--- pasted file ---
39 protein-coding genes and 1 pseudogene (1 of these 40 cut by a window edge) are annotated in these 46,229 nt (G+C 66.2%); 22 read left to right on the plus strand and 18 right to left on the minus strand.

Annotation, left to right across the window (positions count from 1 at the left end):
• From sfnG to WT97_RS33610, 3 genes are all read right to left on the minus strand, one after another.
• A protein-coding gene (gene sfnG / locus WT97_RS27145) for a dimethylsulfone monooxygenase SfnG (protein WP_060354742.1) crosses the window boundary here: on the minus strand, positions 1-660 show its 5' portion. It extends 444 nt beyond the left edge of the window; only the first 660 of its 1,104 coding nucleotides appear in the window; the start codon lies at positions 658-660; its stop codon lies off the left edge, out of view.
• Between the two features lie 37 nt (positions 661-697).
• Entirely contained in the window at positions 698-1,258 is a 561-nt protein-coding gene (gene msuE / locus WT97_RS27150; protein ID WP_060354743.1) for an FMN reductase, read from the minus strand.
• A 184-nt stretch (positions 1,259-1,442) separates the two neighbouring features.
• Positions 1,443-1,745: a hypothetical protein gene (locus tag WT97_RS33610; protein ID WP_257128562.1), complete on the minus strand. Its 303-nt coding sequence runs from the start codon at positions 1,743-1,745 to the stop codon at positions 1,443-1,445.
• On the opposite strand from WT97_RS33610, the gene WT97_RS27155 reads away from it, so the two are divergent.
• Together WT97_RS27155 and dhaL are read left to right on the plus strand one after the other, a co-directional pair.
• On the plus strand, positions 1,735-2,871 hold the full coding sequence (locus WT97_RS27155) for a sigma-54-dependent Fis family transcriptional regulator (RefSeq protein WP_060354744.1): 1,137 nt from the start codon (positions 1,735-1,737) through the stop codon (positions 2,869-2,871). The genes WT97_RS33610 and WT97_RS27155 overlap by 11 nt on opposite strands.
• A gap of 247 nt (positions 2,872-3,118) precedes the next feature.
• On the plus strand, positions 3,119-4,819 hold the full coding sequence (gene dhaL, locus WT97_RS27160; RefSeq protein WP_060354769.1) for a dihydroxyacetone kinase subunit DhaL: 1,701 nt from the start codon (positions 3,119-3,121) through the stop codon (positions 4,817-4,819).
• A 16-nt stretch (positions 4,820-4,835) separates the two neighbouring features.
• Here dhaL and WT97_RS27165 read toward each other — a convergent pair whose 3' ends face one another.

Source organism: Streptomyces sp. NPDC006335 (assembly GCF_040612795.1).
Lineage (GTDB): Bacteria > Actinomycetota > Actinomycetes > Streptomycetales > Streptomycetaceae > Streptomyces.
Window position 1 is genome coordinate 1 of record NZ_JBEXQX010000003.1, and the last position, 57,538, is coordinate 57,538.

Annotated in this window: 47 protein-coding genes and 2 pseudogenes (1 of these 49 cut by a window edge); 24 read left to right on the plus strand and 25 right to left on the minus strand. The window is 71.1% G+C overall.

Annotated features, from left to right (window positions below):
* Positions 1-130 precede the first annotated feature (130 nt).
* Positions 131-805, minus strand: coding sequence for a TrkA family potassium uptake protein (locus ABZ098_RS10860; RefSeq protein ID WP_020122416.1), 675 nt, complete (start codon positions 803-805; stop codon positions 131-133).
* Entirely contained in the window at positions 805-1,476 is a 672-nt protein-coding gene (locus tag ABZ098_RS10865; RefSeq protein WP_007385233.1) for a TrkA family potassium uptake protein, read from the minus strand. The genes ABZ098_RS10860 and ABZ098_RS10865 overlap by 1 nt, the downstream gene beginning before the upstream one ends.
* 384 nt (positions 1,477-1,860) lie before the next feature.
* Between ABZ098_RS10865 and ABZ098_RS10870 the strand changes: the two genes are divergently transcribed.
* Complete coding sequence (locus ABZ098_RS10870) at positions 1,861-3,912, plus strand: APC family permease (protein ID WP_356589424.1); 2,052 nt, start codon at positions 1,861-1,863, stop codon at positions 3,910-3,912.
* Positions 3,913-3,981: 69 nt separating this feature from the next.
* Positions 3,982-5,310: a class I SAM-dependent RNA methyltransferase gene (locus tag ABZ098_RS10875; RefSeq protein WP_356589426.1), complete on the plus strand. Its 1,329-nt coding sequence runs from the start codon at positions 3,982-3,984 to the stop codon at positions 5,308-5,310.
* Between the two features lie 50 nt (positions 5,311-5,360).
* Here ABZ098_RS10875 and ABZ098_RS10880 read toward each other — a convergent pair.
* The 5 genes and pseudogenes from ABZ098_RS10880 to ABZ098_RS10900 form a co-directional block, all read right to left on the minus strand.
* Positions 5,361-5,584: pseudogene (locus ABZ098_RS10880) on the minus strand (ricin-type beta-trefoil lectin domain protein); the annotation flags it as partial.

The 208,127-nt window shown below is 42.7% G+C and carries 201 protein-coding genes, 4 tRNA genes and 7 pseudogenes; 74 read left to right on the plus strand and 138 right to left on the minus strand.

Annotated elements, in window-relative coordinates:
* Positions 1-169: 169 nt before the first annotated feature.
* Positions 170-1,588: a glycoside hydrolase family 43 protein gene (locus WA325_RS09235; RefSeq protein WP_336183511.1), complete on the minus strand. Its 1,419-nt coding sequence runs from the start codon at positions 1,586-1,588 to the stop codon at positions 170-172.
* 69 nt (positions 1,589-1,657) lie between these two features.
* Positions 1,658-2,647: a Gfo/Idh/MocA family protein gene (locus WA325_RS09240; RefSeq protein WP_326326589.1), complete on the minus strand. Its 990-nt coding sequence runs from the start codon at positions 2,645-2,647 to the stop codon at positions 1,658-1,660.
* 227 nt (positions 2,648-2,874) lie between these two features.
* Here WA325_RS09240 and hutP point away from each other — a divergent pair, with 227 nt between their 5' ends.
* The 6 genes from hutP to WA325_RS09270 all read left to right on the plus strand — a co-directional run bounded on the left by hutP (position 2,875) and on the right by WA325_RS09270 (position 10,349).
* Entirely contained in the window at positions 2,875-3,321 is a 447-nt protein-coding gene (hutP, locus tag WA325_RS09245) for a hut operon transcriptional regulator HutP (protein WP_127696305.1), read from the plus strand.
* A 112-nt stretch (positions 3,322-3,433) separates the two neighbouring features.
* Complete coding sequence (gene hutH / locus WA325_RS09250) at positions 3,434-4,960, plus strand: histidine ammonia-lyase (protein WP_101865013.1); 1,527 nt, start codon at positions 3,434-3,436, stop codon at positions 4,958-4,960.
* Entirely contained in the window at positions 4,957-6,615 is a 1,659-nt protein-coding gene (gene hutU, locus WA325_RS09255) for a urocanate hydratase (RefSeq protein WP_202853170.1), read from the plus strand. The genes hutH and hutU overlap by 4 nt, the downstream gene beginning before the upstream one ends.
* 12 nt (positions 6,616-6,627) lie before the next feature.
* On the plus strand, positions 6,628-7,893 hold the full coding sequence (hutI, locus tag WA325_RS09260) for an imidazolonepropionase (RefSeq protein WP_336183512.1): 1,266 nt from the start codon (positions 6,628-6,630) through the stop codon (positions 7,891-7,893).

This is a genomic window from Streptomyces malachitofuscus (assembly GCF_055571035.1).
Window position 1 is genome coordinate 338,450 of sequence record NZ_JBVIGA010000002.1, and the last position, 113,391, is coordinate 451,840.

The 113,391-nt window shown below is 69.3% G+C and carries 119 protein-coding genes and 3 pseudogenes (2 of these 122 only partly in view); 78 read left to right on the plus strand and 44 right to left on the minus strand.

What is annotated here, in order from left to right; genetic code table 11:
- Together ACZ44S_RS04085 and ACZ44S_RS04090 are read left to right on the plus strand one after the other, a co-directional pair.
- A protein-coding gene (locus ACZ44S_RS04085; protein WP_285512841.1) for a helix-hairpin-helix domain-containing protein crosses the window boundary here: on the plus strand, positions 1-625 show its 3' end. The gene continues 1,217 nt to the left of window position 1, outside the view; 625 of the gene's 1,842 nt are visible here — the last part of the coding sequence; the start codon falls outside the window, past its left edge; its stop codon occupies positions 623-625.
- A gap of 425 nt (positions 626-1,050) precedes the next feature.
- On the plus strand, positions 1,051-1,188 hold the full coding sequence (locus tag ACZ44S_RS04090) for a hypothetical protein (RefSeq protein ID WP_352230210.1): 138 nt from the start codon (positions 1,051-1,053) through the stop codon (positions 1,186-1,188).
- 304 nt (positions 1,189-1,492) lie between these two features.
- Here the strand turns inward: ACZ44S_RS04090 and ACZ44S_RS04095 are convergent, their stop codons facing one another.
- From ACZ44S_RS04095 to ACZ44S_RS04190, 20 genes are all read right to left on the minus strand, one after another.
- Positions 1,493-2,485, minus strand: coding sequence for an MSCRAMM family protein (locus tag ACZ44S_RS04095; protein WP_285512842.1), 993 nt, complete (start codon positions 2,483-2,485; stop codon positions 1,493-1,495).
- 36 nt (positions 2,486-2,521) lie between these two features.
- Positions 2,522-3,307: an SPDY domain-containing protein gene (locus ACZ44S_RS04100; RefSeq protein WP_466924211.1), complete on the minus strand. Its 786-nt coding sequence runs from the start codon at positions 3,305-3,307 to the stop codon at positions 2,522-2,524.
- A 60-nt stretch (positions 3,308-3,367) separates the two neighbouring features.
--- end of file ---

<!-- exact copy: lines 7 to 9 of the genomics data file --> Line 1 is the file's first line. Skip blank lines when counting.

• A 184-nt stretch (positions 1,259-1,442) separates the two neighbouring features.
• Positions 1,443-1,745: a hypothetical protein gene (locus tag WT97_RS33610; protein ID WP_257128562.1), complete on the minus strand. Its 303-nt coding sequence runs from the start codon at positions 1,743-1,745 to the stop codon at positions 1,443-1,445.
• On the opposite strand from WT97_RS33610, the gene WT97_RS27155 reads away from it, so the two are divergent.